The UCSF-FDA TransPortal helps further these aims, Giacomini said, not only by providing a compendium about what has been learned to date about drug-drug interactions at transporters, but also because it offers guidance about how to select and conduct pre-clinical studies to identify potential interactions with new drug candidates.

Further Information
Access to this exclusive content is for Technology Networks Premium members only.

Join Technology Networks Premium for free access to:

  • Exclusive articles
  • Presentations from international conferences
  • Over 2,800+ scientific posters on ePosters
  • More than 4,000+ scientific videos on LabTube
  • 35 community eNewsletters

Sign In

Forgotten your details? Click Here
If you are not a member you can join here

*Please note: By logging into you agree to accept the use of cookies. To find out more about the cookies we use and how to delete them, see our privacy policy.

Related Content

Some 3-D Printed Objects Are Toxic
Researchers at the University of California, Riverside have found parts produced by some commercial 3-D printers are toxic to certain fish embryos.
Monday, November 09, 2015
Double Enzyme Hit May Explain Common Cancer Drug Side Effect
Mouse study suggests genomic screening before treatment may help prevent anemia.
Wednesday, October 14, 2015
Designing New Pain Relief Drugs
Researchers have identified the molecular interactions that allow capsaicin to activate the body’s primary receptor for sensing heat and pain, paving the way for the design of more selective and effective drugs to relieve pain.
Thursday, June 11, 2015
Powerful Anti-Cancer Compound Safely Delivered
Researchers have discovered a way to effectively deliver staurosporine (STS).
Tuesday, October 22, 2013
Mouse Models Point to Potential Therapy for Alzheimer's
Scientists demonstrate a new potential target in the fight against Alzheimer's and other neurodegenerative diseases.
Thursday, June 27, 2013
Blocking Inflammation can Prevent Heart Attack Damage
New research from UC Davis shows that blocking an enzyme that promotes inflammation can prevent the tissue damage following a heart attack that often leads to heart failure.
Tuesday, March 26, 2013
Computer Model Successfully Predicts Drug Side Effects
Research based on the similarity between a drugs chemical structures and those molecules known to cause side effects, according to a paper appearing online this week in the journal Nature.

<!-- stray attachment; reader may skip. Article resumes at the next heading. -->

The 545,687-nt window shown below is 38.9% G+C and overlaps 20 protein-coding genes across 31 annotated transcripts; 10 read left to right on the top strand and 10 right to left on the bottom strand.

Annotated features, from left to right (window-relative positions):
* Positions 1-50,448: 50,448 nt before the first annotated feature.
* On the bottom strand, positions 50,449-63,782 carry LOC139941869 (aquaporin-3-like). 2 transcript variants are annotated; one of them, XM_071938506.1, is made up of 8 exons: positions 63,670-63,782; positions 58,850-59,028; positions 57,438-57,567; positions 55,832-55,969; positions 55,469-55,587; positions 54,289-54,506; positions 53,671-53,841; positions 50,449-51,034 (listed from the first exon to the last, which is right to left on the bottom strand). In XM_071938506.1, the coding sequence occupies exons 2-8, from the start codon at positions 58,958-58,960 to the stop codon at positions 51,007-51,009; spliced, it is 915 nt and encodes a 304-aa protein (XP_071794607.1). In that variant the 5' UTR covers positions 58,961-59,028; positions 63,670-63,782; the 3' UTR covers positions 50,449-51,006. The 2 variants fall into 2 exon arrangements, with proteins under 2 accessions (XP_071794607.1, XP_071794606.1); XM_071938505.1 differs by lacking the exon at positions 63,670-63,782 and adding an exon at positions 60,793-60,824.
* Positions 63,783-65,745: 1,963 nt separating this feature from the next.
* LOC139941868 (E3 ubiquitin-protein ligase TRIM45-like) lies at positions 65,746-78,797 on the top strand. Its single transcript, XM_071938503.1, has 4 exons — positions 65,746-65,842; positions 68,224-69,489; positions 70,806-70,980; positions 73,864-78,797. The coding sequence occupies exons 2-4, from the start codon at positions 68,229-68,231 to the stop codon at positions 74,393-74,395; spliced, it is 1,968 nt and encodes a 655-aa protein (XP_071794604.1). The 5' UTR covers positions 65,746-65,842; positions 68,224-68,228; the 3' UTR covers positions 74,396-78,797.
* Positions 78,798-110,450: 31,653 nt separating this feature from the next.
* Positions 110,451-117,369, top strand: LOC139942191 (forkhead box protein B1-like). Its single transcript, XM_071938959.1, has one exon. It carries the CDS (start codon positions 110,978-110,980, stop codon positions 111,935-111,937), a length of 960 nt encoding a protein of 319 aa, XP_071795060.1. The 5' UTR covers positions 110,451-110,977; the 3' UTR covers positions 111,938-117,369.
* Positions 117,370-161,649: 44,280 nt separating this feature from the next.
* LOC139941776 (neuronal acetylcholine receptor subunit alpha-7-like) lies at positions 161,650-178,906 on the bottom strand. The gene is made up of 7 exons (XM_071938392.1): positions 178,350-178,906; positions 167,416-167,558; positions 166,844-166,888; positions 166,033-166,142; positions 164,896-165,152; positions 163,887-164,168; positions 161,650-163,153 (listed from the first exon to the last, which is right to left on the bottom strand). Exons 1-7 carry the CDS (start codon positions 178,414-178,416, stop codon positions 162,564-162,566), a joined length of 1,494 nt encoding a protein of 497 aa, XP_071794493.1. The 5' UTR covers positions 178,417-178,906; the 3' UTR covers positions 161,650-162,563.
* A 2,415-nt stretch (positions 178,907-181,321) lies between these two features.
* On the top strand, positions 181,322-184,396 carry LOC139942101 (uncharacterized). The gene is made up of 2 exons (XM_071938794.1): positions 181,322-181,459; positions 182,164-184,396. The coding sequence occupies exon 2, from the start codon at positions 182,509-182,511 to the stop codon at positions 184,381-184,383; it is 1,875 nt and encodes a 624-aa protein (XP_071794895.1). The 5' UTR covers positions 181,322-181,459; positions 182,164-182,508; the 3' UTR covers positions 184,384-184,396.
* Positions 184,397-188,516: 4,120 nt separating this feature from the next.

Tuesday, June 12, 2012
UCLA Researcher Developing Lab to Help Manufacturer Testing
UCLA team has developed a testing method to assess the safety and health risks of engineered nanomaterials.
Wednesday, February 08, 2006
Scientific News
High Throughput Mass Spectrometry-Based Screening Assay Trends
Dr John Comley provides an insight into HT MS-based screening with a focus on future user requirements and preferences.
Personalized Drug Screening for Multiple Myeloma Patients
A personalized method for testing the effectiveness of drugs that treat multiple myeloma may predict quickly and more accurately the best treatments for individual patients with the bone marrow cancer.
Nanocarriers May Carry New Hope for Brain Cancer Therapy
Berkeley lab researchers develop nanoparticles that can carry therapeutics across the brain blood barrier.
Cancer-Fighting Tomato Component Traced
The metabolic pathway associated with lycopene, the bioactive red pigment found in tomatoes, has been traced by researchers at the University of Illinois.
Batten Disease may Benefit from Gene Therapy
NIH-funded animal study suggests one-shot approach to injecting genes.
Shedding Light on “Dark” Cellular Receptors
UNC and UCSF labs create a new research tool to find homes for two orphan cell-surface receptors, a crucial step toward finding better therapeutics and causes of drug side effects.
Molecule Proves Key to Brain Repair After Stroke
Scientists found that a molecule known as growth and differentiation factor 10 (GDF10) plays a key role in repair mechanisms following stroke.
Towards Patient-Specific Drug Screening
A new breakthrough by the 3D stem cell printing team at Heriot-Watt could pave the way to individually tailored drug testing regimes, both reducing the need for animal testing and ensuring that patients receive drugs which are most effective for their individual needs.
Antibody Targets Key Cancer Marker
University of Wisconsin-Madison researchers have created a molecular structure that attaches to a molecule on highly aggressive brain cancer and causes tumors to light up in a scanning machine.
Gut Bacteria Can Dramatically Amplify Cancer Immunotherapy
Manipulating microbes maximizes tumor immunity in mice.

Skyscraper Banner
Go to LabTube
Go to eposters
Access to the latest scientific news
Exclusive articles
Upload and share your posters on ePosters
Latest presentations and webinars
View a library of 1,800+ scientific and medical posters
2,800+ scientific and medical posters
A library of 2,500+ scientific videos on LabTube
4,000+ scientific videos